for i in 0..<32 {
seed.append(UInt8(Random.number(max: Int(UInt8.max))))
}
if let key = ErisKey(seed: seed) {
let seedStr: String = seed.reduce("") {(s,u) in return s + String(format: "%02X",u)}
  let pubKey = key.pubKey
  print("Seed      : \(seedStr)")
print("Public key: \(key.pubKeyStr)")
print("Account : \(key.account)")
  let messageStr = "Hello Marmots!"
  print("Message to sign: \(messageStr)")
  let message = [UInt8](messageStr.utf8)
let signature = key.sign(message)
let sigStr: String = signature.reduce("") {(s,u) in return s + String(format: "%02X",u)}
  print("Signature      : \(sigStr)")
  if (ErisKey.verify(pubKey, message, signature)) {
print("Message has been verified!")
} else {
print("Message has been tampered with!")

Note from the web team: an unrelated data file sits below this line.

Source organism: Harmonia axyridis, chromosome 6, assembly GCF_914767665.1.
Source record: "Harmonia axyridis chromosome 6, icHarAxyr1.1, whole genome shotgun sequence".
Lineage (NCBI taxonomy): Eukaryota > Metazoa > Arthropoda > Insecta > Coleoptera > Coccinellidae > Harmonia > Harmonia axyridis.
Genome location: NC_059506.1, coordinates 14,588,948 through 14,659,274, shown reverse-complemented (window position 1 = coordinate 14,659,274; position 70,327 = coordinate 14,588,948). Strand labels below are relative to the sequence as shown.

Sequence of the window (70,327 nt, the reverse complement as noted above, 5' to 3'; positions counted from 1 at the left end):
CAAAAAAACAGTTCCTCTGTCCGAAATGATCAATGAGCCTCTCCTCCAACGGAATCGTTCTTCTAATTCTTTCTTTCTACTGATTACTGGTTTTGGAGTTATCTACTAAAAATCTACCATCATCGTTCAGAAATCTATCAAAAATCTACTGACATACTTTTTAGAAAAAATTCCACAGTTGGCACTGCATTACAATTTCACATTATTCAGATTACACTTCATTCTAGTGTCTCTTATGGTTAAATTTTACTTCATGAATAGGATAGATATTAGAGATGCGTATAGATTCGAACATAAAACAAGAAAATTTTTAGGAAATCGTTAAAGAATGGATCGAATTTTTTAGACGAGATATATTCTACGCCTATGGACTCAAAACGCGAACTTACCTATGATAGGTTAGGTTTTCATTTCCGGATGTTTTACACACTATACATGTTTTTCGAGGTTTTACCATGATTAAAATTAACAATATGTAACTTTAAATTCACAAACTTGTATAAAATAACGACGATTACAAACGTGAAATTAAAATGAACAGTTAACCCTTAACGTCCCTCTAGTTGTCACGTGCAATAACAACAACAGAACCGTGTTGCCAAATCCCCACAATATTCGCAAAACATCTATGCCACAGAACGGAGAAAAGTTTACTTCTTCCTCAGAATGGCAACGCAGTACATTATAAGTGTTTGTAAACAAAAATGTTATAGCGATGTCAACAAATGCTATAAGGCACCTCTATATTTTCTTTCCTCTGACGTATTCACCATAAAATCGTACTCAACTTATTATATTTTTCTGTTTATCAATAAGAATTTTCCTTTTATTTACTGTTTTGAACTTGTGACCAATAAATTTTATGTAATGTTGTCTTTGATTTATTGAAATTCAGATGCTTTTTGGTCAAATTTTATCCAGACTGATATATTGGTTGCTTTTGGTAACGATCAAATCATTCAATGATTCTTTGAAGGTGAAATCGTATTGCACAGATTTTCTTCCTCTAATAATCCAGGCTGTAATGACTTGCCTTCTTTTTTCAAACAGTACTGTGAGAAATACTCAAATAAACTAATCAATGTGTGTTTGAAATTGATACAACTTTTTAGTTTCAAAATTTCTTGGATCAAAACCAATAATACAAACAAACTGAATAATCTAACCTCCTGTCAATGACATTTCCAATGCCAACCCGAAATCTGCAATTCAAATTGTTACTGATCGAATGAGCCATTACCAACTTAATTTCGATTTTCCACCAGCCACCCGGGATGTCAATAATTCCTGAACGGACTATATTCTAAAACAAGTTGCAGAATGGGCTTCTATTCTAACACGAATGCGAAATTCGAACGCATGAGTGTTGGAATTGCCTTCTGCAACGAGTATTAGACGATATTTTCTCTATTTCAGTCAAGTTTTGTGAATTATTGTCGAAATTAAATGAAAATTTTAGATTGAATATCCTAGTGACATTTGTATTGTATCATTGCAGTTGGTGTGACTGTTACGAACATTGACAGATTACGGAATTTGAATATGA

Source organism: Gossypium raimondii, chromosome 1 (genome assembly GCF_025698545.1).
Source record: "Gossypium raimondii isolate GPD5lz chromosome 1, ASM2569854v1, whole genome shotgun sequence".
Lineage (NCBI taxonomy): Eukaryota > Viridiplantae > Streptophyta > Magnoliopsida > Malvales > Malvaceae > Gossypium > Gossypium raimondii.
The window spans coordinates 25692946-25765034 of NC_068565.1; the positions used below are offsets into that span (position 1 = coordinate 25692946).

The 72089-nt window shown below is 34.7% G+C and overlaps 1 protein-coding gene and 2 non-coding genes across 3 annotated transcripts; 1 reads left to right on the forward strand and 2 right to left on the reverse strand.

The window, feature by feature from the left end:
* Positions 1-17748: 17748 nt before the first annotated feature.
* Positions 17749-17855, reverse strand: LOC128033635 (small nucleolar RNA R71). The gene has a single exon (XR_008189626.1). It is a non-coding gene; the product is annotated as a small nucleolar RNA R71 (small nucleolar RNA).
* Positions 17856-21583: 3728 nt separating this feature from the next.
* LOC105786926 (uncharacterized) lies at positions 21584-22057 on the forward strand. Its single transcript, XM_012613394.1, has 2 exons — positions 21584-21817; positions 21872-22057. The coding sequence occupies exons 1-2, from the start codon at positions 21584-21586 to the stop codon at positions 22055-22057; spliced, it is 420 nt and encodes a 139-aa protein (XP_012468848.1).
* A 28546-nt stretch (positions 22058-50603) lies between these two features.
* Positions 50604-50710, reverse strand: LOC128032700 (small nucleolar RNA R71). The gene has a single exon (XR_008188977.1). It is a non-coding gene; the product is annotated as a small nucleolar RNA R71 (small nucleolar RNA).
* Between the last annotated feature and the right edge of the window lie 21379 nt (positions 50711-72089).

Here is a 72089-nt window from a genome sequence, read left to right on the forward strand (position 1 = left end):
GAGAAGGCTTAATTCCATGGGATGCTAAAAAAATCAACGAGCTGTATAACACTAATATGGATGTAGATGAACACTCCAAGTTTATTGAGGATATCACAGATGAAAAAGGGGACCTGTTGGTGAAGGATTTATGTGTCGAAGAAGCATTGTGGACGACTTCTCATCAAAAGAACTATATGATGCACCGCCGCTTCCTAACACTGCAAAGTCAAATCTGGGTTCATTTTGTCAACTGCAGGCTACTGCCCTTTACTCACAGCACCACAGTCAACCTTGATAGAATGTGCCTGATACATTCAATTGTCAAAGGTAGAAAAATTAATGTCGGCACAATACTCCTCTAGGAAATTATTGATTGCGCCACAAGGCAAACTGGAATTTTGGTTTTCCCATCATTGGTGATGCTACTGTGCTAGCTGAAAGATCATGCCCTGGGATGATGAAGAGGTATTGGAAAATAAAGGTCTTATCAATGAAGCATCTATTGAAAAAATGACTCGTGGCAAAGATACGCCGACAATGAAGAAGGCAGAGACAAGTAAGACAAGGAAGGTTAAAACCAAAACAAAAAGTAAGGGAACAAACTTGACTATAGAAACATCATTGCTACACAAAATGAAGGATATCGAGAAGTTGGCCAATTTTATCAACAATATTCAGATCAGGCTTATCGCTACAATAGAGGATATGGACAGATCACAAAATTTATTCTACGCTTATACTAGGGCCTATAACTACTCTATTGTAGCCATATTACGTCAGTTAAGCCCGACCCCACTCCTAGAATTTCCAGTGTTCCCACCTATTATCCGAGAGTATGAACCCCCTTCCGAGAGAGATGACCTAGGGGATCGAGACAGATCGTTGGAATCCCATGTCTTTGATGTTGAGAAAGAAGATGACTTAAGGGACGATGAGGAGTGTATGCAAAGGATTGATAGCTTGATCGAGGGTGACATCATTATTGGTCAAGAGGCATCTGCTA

}
} else {
print("Seed is not 32 bytes.")
}

And we’re done!

Now run:

> swift build
...
> .build/debug/KeyGenerator
Seed : AA5F6846072570B270F2C1F0BDA63C55DDDAE2567D33202523DECFA75FC6C39C
Public key: 3D19628DF37B8F4479248909BC6570B266B067B765307631B7EF39EC076FAF44
Account : 91E409621FCA8432758B1D80C4CD4C6C996C97BD
Message to sign: Hello Marmots!
Signature : 47AF2A262B059BC3F683492CE9E3072F3F730A8628707665F5B905367F5F08DA92262A1E4AAA7249F0E69A67B89FE0006F76892FE70397874CAC7B133A950C0F
Message has been verified!
>

Recap

So let’s recap what we’ve just seen. The ErisKeys library allows you to do the following:

  • instantiate keys which you can use to connect to a Burrow blockchain,
  • sign messages to send to the Burrow blockchain,
  • verify messages sent from a public address on the Burrow blockchain,
  • all of this in native Swift!

In a following post, we will discuss how we can create new users on a running Burrow blockchain using Swift, a seed from a private key with the required privileges, and our Swift BurrowBlockchain library.

Happy Swifting!

Feel free to reach out if you have any comments and/or questions.